It’s a good plum year, and they’re falling fast. I’ve already cooked some and frozen some, now encouraging Mr C to make some plum wine …

09. August 2015 · Comments Off on Blackcurrant jam · Categories: Food, Gardening


Yesterday I picked about 4 litres of blackcurrants. About half went into the freezer on oven trays, so we can have free – flow frozen berries for winter baking and for the kids’ “cocktails” (bubbly water with frozen berries). The rest went into a small batch of jam.

We eat very little jam these days, so I make small batches with low sugar content and freeze it in silicon muffin trays. One jam muffin is just the right size to plop into a jar and keep in the fridge.

Just look at all those lovely currants! I was never a big blackcurrant fan as a kid. I have a memory of them being small, a bit dry and kindof disappointing. Maybe the NZ climate isn’t right for them, or maybe the varieties have just changed a lot over the years. In any case these are plump and juicy and sweet.

One particular bush produces these huge berries, the size of small grapes. A lot of these ones never make it into the bucket!

The only crop the slugs don’t want!  I harvested on Sunday and made the first braid last night.




24. July 2015 · Comments Off on 2015 harvests · Categories: Food, Gardening

I made a decision not to weigh my harvests this year, because I’m so defeated by the slug problem.  But with the exception of salad leaves (there’s been a lot of those from the veranda vege patch), I have been diligent in photographing all our harvests, and I’m putting them all into a gallery, here.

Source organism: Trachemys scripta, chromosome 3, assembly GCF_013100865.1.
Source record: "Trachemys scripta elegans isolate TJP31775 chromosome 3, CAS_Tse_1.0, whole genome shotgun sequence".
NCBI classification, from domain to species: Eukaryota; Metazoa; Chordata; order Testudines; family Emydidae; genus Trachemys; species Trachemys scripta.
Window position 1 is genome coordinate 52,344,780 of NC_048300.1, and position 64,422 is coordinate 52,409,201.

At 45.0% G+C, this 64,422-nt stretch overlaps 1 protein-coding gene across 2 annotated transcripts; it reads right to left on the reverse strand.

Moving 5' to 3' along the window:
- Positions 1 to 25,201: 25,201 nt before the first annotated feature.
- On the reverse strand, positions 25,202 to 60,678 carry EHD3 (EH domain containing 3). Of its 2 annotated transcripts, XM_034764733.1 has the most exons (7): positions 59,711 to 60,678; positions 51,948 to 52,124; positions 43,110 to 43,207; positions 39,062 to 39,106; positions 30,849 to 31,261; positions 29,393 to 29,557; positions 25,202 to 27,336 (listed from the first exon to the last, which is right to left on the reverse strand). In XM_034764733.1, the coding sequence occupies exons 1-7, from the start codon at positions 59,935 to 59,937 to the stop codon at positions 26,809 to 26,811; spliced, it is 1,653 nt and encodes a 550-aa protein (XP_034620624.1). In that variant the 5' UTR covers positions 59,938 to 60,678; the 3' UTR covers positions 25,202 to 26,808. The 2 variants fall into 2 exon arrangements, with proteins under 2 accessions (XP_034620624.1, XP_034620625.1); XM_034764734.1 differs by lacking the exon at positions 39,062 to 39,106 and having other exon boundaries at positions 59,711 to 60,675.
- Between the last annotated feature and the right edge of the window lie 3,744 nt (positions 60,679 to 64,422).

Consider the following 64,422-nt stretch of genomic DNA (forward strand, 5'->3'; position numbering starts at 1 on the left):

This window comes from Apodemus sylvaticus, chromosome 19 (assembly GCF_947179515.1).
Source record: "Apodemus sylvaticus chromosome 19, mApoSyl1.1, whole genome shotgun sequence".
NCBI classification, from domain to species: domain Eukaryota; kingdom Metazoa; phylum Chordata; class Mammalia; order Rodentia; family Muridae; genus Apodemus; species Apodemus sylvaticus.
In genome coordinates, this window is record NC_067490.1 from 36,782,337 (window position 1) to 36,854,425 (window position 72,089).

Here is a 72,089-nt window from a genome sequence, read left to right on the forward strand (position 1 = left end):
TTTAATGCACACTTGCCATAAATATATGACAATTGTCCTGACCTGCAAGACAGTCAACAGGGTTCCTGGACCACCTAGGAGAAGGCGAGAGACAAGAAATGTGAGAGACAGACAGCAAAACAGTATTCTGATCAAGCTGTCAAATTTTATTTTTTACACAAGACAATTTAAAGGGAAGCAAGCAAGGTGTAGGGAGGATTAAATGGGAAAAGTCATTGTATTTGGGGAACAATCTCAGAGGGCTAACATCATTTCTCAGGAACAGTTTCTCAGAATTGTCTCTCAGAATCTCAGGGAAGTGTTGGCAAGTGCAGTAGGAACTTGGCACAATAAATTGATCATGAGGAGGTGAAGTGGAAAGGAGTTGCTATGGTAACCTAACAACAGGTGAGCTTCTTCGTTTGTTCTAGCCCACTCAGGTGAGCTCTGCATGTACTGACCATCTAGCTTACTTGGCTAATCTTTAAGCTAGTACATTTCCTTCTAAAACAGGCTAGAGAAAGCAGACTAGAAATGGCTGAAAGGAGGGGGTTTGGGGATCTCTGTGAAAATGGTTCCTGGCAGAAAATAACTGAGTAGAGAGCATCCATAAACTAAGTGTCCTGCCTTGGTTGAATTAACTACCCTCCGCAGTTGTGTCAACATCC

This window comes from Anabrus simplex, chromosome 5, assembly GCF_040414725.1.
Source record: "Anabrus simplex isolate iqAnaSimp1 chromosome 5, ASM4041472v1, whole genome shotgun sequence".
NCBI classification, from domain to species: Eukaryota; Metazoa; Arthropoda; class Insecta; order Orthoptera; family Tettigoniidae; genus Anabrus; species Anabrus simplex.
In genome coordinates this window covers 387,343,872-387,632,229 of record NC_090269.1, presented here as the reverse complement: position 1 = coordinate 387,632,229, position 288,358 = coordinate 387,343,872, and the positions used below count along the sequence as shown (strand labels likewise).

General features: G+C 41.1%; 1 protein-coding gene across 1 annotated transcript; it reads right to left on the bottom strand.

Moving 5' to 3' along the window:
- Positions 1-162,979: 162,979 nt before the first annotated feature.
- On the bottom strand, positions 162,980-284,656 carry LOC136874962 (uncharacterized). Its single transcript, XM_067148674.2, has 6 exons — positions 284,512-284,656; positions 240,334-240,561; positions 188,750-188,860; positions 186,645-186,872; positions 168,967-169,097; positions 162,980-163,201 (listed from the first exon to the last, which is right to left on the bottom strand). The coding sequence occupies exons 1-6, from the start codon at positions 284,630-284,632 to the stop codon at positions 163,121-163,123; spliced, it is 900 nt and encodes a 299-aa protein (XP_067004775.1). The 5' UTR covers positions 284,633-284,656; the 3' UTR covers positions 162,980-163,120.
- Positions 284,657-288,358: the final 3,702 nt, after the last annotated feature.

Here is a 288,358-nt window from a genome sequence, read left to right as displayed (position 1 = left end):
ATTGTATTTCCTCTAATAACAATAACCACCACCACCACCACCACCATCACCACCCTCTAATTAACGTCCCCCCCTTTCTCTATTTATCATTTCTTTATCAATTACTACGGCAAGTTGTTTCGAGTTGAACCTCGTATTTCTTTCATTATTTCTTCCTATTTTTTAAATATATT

23. May 2015 · Comments Off on Harvest · Categories: Food, Gardening


Radishes, mint, chives and rhubarb. Harvest time starts at last!

22. March 2015 · Comments Off on Chilli babies · Categories: Food, Gardening


It’s that time of year again. I just repotted all my baby chilli plants. Now it’s time to get the tomatoes started.

30. January 2015 · Comments Off on What do you do when … · Categories: Food

… your weekly food delivery mistakenly contains 17 cartons of cream?

First, you make a batch of ice creams. This is especially clever if you have any birthday parties for 6 year old coming up. And if you do it when the kids are in bed and your husband is tinkering in the cellar, you get to lick the bowl.


Next, you make butter. You spend a lot of time turning 3 litres of cream into butter. When your arms start vibrating from holding the beater, you wish you’d just gone to the cellar and dug out the food processor. But after much beating, you finally end up with butter. Lovely lovely butter.



Ever wondered how much butter you can make with 3 litres of cream? Now you know. That much.

13. January 2015 · Comments Off on How I eat · Categories: Food

About four years ago I read a Swedish diet book called “Matrevolutionen” – translated: “The food revolution”, all about the Low-Carb, High-Fat (LCHF) diet.  Since then we’ve moved our diet over to what I would call “Liberal LCHF”.  I say “Liberal” because we eat small amounts of pulses and root vegetables, that the hardcore LCHF-ers would frown upon.

Just before Christmas the English version of this book was finally released.  You can read about it on the author’s blog, here:

LCHF in Sweden is becoming more accepted as more and more research points to the invalidity of the old fear of fat.  But it’s still kindof controversial.  So why do I do it?